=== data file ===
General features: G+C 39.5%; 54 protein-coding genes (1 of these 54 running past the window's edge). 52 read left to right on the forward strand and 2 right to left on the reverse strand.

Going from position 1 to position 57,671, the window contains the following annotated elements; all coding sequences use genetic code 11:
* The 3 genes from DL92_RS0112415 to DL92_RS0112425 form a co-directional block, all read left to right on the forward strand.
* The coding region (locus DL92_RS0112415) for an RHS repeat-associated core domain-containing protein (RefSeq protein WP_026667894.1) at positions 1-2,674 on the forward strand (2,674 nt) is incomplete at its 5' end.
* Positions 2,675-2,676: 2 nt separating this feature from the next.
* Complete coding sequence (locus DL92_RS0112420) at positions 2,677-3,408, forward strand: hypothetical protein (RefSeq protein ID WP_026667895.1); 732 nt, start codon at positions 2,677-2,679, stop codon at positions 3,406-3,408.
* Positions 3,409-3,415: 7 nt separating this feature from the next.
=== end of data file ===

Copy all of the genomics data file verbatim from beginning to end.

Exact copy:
General features: G+C 39.5%; 54 protein-coding genes (1 of these 54 running past the window's edge). 52 read left to right on the forward strand and 2 right to left on the reverse strand.

Going from position 1 to position 57,671, the window contains the following annotated elements; all coding sequences use genetic code 11:
* The 3 genes from DL92_RS0112415 to DL92_RS0112425 form a co-directional block, all read left to right on the forward strand.
* The coding region (locus DL92_RS0112415) for an RHS repeat-associated core domain-containing protein (RefSeq protein WP_026667894.1) at positions 1-2,674 on the forward strand (2,674 nt) is incomplete at its 5' end.
* Positions 2,675-2,676: 2 nt separating this feature from the next.
* Complete coding sequence (locus DL92_RS0112420) at positions 2,677-3,408, forward strand: hypothetical protein (RefSeq protein ID WP_026667895.1); 732 nt, start codon at positions 2,677-2,679, stop codon at positions 3,406-3,408.
* Positions 3,409-3,415: 7 nt separating this feature from the next.